To all my followers, Happy Halloween, I hope you enjoy my poem…
In the Spooky Graveyard 🎃
Walking the steep
Into the old graveyard
A deep dank mist
Hovers all around me
Darkness is falling
Fall across my path
Into my head
I rest on a bench
Suddenly, behind me
A huge gust
blows leaves high
Into the air
I don’t feel alone
Swiftly I hurry
Back to the gate
A slight terror
Fills my mind
Is it unearthly
Forces at work?
Poem by Nick
Sometimes it’s easier to focus on others to put your own problems into perspective.
You may of read about Florence Nightingale as a student, but you may not be aware of her link to fibromyalgia or indeed Florence, Italy.
She was an inspiring person who despite illness and injury, lived an exceptional life.
Florence was quoted as saying
“There is no part of my life, upon which I can look back without pain”
Florence was born on May 12, 1820, in Florence, Italy, after which she was named. She was the youngest of two children.
Florence was born into a wealthy family and was expected to get married and have a children. Florence rebelled against this stereotype. She had always helped to care for sick people and started working as a nurse.
Florence was sent to nurse injured soldiers during the Crimean War. She proved to be a very dedicated nurse; visiting the injured every evening on a regular basis which started the phrase ‘the Lady with the Lamp’.
Because of her influence in nursing practices unsanitary areas were improved which increased the survival rate of patients.
Florence wrote about her nursing techniques from experience, which formed the basics for standards in nursing care adopted for the profession.
During 1860 St Thomas’ Hospital and the Nightingale School for Nursing was opened.
Florence and fibromyalgia
Florence suffered from an invisible illness after she returned from nursing solders in the Crimea War.
Her symptoms are reminiscent of fibromyalgia; which was not a recognised condition at the time. Florence spent prolonged periods in bed, due to her illness. This was probably triggered by excessive stress carrying out her duties nursing in terrible conditions.
In recent years soldiers from the Gulf War have gone on to develop fibromyalgia after they returned from war. The unbearable stress they were exposed to at that time triggering fibromyalgia.
Florence died on August 13, 1910; she received the Order of Merit in 1907 for her contribution to modern nursing practices. Florence was an amazing woman who cared for others and put others health before her own.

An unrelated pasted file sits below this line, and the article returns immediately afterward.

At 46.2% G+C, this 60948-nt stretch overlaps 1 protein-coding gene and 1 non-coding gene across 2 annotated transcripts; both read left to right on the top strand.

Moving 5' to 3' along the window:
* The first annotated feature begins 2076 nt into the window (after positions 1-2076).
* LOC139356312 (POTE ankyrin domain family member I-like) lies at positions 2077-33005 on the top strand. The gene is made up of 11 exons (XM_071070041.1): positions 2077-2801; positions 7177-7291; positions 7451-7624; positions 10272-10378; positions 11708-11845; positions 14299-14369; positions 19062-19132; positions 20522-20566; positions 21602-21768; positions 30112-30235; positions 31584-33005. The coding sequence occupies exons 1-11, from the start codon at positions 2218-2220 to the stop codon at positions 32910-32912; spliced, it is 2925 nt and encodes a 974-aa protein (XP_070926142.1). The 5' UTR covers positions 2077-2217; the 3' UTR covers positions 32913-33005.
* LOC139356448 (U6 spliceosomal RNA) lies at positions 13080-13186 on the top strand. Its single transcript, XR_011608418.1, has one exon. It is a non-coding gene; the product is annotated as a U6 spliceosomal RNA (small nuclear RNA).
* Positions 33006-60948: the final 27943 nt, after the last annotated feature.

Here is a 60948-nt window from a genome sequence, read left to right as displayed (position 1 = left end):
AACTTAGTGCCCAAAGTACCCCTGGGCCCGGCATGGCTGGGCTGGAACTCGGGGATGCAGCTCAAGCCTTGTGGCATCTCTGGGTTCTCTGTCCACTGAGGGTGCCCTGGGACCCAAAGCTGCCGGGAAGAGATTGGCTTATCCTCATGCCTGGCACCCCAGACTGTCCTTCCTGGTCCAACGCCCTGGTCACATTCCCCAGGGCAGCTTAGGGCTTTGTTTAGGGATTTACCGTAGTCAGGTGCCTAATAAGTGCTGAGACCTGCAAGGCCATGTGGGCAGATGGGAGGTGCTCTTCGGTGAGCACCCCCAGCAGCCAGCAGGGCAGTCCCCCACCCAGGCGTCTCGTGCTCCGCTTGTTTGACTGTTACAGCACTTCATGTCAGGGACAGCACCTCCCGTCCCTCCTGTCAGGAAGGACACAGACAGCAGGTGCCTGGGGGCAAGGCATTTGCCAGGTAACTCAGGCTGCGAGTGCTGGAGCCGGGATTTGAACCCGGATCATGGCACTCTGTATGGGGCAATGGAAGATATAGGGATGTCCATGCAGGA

It’s really important to keep as healthy as possible, as your level of stamina fluctuates so much.
When you have Fibromyalgia it is a daunting prospect, keeping fit. Particularly starting out for the first time, with a new exercise.
On a visit to my Physiotherapist recently I mentioned I go walking regularly. She said doing moderate exercise can build up strength and help with mobility.
After I was was diagnosed with Fibromyalgia in 2004, I found that exercise helped me a lot to keep a reasonable level of mobility. But I struggled to find things I could do.
I have made a list of everything that has helped me that you could try. If you’re starting out try hydrotherapy first and then some gentle flexibility exercises.
I found gentle exercise in a warm water pool can help. The water supports your body and has less impact on muscles and joints.
Research has shown that lying in warm water helps the body to relax and lowers pain perception.
A therapist that specialises in hydrotherapy or a qualified physiotherapist that has a good understanding of fibromyalgia, can help you to work out some exercises.
Your local sports centre or gym may have these facilities and let you have a couple of trial sessions.
If you have limited mobility, sitting exercises could be a better option than other ways of exercise.
Pilates strengthens the body as a whole, the main aim is to improve core strength. Regular sessions can help to reduce the risk of injury by increasing flexibility.
I developed my own tailored exercise routine, by trying out different exercises, from visits to a physiotherapy practitioner.
If you go for physio ask the practitioner for advice and help about what exercises are best for you.
I practice these regularly once a day, for about ten minutes in total. Although, I had to work up to doing this amount gradually at first.
I found walking to be the most accessible and best for my circumstances. Walking can help to boost your energy levels and enjoy nature.
If you suffer from low mood, walking on a regular basis is a good non medical therapy, to help feel more positive.
If you are on a low-income, it’s no problem to try out as there is no sign up charges.
If you are new to walking it is best to start with 5 to 10 minutes at first and gradually increase this as your body gets used to the exercise
You will need to try out a pattern that suits you.
When you first start you may need to get some comfortable shoes and wrap up well with thermal layers on cold days.
Have a look at my post on walking for more tips.
The NHS live well website has a lot of really useful tips to get you active.
I hope this post has helped to give you ideas to improve mobility for Fibromyalgia. My goal is as always to help others with Fibromyalgia and similar invisible illness.